My Lords, the answer is, yes. As the report published earlier this week—Mobile Phone Theft—shows, many of those affected by mobile phone crime are quite young, school-age people, because of the way in which the market has developed. Part of the group's work in the past year has resulted in the publication of a leaflet entitled Protect Your Phone, 2 million copies of which have been distributed in schools and youth clubs, providing good advice on sensible precautions. Work is being done on the issue. A couple of days ago, at St. Olave's school, John Denham, the responsible Minister, noted that that school had addressed the issue by encouraging children to mark their phones with a postcode and to retain a note of code numbers so that action could be taken if a phone was stolen. However, as I said, some suppliers cannot switch off phones even if code numbers are available because they refuse to update their technology.

If youngsters, and those who buy phones for youngsters, are aware of the facts, the chances are that they will buy or upgrade only phones that can be easily switched off if stolen in a robbery or lost. However, phone users also have a responsibility.

Lord McNally

My Lords, the Minister's supplementary reply was rather more satisfactory than his initial, rather dry one. I was not trying to protect the manufacturers; I agree with him that there is a heavy onus on them to participate in addressing the issue. I therefore encourage the Government to increase VAT on products that offer no protection. Many new technologies could, if manufacturers chose to use them, deter crime in relation not only to phones but other consumer goods. Where such anti-crime technologies exist, they should be a standard part of the appliance. That is the point I was asking the Minister to support.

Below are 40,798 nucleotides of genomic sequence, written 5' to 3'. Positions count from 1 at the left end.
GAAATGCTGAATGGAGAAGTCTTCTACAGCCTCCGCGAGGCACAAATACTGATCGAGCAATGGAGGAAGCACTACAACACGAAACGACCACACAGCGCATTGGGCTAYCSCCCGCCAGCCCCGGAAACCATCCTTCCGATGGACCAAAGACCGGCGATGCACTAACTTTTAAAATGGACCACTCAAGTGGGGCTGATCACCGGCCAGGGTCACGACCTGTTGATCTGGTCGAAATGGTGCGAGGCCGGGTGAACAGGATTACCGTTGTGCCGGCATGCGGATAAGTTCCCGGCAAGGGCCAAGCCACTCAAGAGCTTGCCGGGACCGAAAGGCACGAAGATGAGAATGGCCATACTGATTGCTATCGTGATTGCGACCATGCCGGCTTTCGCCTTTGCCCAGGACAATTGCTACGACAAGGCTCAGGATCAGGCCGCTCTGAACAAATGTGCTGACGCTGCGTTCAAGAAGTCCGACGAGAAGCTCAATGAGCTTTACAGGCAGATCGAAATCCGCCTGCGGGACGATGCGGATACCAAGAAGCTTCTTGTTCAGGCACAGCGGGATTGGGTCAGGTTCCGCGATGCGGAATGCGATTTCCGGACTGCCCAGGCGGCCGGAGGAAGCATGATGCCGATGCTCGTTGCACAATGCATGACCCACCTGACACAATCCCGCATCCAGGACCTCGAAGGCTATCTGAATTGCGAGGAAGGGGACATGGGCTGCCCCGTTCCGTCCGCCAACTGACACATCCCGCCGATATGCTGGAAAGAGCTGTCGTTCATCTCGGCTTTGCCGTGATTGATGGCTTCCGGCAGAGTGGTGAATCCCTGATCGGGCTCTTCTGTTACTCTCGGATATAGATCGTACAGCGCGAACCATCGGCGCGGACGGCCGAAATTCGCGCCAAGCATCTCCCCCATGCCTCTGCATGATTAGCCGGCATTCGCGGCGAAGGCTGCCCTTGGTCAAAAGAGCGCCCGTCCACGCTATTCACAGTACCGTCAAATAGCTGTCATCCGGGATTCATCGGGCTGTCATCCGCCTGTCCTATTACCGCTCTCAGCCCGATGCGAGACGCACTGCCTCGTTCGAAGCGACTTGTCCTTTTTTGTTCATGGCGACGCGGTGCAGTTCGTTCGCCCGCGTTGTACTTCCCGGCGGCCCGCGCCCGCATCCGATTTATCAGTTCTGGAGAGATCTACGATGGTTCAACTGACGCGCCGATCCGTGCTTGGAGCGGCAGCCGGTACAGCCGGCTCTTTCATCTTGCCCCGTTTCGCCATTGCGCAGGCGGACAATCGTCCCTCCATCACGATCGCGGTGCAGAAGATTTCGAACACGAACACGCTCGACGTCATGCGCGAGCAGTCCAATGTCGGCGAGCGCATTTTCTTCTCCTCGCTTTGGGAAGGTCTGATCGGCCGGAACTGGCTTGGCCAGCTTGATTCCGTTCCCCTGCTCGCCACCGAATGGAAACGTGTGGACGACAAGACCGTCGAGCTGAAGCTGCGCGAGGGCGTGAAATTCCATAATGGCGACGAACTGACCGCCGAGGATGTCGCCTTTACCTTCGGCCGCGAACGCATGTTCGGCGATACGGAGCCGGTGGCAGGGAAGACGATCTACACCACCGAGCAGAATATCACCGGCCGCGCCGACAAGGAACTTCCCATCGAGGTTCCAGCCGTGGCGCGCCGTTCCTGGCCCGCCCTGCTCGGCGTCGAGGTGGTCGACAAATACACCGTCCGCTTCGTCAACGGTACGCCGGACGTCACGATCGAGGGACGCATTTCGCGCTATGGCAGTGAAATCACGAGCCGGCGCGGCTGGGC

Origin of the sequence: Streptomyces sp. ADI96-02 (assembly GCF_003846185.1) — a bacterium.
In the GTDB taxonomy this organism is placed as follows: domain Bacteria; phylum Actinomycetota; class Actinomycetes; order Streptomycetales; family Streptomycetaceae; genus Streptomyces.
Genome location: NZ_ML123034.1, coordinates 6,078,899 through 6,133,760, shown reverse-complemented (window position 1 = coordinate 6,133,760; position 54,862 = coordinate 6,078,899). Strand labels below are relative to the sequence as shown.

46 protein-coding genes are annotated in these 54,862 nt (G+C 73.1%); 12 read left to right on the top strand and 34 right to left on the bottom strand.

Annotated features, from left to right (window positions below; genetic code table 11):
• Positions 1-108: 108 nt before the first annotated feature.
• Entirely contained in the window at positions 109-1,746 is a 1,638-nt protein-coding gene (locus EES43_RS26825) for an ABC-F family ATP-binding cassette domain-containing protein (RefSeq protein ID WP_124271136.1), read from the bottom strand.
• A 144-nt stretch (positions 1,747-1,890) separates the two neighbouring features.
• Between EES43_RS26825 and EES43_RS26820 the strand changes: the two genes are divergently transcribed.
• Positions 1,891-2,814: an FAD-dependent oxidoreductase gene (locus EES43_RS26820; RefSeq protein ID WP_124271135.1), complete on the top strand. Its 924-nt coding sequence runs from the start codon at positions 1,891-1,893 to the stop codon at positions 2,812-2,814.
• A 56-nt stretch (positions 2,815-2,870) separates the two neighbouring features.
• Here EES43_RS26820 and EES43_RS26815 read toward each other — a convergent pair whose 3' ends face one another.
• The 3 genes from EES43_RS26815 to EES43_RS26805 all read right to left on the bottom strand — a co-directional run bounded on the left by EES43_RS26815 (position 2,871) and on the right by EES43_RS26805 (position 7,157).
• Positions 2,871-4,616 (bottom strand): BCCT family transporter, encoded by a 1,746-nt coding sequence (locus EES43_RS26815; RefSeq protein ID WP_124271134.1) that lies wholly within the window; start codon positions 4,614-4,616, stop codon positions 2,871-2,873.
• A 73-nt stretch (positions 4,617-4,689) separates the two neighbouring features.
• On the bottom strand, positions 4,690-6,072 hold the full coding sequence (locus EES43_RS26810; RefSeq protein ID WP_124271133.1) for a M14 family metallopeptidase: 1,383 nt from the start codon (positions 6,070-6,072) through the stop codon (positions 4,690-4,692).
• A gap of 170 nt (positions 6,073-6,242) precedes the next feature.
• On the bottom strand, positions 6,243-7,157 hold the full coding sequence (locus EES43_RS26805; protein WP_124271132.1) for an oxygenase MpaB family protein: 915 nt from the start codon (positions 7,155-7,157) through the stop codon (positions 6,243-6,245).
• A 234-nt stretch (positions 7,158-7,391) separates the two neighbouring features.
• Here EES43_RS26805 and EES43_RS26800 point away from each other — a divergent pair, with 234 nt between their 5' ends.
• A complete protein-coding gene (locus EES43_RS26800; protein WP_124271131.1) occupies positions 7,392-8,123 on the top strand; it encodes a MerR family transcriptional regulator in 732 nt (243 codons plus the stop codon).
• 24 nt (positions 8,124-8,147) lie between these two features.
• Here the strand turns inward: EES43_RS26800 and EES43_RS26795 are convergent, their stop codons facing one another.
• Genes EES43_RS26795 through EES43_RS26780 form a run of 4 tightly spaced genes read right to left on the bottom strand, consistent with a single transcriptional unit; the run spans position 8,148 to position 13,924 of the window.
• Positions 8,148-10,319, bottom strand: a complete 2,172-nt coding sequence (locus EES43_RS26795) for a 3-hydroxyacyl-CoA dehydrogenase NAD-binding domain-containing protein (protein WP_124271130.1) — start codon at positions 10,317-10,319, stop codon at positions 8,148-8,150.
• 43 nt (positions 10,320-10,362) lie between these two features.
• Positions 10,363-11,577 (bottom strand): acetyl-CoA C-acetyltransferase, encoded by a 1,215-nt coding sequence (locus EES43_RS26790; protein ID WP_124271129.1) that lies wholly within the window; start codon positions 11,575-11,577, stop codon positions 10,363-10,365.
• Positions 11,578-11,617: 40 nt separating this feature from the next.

Lord Rooker

My Lords, the answer is that I do. As for the first part of the noble Lord's comments, the initial reply to a Question is often dry because it is written down for one, whereas, using the notes provided for one—although that depends on the supplementary question—one can answer supplementary questions in a much more precise and targeted fashion.

The noble Lord is quite right. In the next two years, third generation technology will radically change the way in which mobile phones are used. Our implicit objective is to ensure that available security features are incorporated not only in mobile phones but in all consumer goods. People can, for example, buy car tracker devices that lie dormant but can be switched on if the car is stolen, enabling its recovery at the docks or elsewhere. Although there is a cost to such technology, which was not available 10 years ago, it increases security. That benefits manufacturers because it is a unique selling point for the product. The Government should not have to subsidise that technology. In a competitive consumer society, manufacturers can market safe products capable of being disabled or easily recovered if stolen. We should, however, also encourage the public to take normal, sensible precautions to avoid items being stolen in the first place.